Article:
A new locus for Jewish life
Oregon Jewish Museum’s new home is a very special place
By PAUL HAIST
article created on:
Over the past 21 years, we have watched the Oregon Jewish Museum grow from a museum in name only—because it had no venue, no public place, no exhibit galleries, no curatorial workspace, no place to call home—to what just this December became the most stimulating and gratifying new locus or nexus of Jewish life here.
The museum’s new location at 1953 NW Kearney St. in Portland transports the museum vast leagues, if not light years, beyond its most recent location in an Old Town storefront on Northwest Davis Street and their first location, which opened in January 1999 in a small office suite in Montgomery Park. Before then, everything was in storage or still held by waiting donors.
For many years, the Mittleman Jewish Community Center has been referred to as Jewish Portland’s living room. If the J is the living room, the OJM has become the community’s study—a most inviting and uplifting study.
Here is a place where we can learn and remember. Here is a warm and welcoming repository and gallery for the community’s archives and treasures and mementoes, a place where people may gather to explore their roots, where they can learn how this state and region they call home came to be what it is today. Here is a place where our past will inform our present and inspire our future.
In a previous Jewish Review, OJM President Craig Wolner called the new facility “one of Oregon’s premier cultural and intellectual destinations.”
That about says it all. And he is right that it is Oregon’s, not just the Jewish community’s cultural asset. For within its walls evidence abounds that this Jewish community has played a leading role in the evolution and positive growth of our city and our state—our culture, our economy and the fundamental values that are the foundation of our society.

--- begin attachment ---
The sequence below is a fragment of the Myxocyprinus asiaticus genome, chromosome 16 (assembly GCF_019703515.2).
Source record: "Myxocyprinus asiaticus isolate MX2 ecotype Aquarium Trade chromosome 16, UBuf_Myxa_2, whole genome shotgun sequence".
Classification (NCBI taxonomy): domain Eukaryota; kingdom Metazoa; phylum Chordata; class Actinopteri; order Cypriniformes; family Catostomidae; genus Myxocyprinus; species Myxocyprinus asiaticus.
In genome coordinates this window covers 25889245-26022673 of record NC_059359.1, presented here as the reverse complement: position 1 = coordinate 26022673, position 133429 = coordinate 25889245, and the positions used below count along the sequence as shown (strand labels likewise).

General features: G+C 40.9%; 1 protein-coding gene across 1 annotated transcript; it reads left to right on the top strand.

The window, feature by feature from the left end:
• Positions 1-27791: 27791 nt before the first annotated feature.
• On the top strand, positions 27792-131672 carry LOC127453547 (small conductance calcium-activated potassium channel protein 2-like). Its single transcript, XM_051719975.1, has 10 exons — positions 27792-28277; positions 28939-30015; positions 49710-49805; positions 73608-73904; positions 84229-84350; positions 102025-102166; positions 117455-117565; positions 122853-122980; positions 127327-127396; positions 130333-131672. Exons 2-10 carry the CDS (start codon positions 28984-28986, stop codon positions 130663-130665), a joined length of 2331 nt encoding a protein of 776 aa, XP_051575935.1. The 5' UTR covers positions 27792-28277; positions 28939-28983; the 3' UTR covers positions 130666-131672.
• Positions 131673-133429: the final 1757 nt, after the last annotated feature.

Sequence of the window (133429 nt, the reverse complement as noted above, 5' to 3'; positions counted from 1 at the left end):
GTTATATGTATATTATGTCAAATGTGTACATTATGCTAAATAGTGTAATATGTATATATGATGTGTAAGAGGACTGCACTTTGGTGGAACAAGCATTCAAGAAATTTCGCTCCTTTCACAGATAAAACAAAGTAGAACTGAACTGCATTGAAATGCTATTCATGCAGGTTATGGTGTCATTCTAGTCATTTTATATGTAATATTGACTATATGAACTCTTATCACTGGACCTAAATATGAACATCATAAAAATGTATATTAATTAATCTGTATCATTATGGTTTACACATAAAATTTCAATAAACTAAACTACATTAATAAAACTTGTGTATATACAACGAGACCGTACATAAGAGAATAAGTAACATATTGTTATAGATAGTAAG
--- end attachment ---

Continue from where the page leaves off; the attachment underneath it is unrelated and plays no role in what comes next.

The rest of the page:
Now here is a place where the magnitude and significance of the Jewish contribution to what this entire community has become will be available and readily apparent to all.
The gallery spaces are an exercise in simple elegance in which flexibility and adaptability to a great variety of exhibition needs appears to have been a foremost consideration in their planning. The work rooms are spacious and, at last, the new office spaces—including room also for the Oregon Holocaust Resource Center—mean the museum’s talented staff won’t be tripping over one another anymore.
And then there’s the auditorium, a screening room that was central to the building’s original incarnation as a Hollywood film distribution facility dating from the early decades of the last century. The uses to which the auditorium might be put seem limitless—films, of course, lectures, classes, social events. One walks into the room and immediately thinks—in the best Judy Garland and Mickey Rooney tradition, “Hey, we can put on a show.”
The museum already has several shows scheduled for the gallery spaces.
But the best show so far at the new Oregon Jewish Museum facility is the feeling one has when one walks through the door of the place and realizes that something extraordinary, exceptional, distinctive and
altogether singular has been created there.
We all are indebted to the leaders at the museum and elsewhere in the community, the museum supporters and the museum staff for their collective achievement. The vision, expertise and commitment of the OJM board and staff have kept the museum on track from its humble beginning to this landmark moment in its history.
This is no lifeless shrine to the past. Rather, the Oregon Jewish Museum is an institution that is vibrant with the life of the Jews of Oregon of yesterday, today and all the days to come. In the museum’s new venue they at last have room to stand up again and breathe deeply
You should go there soon and often.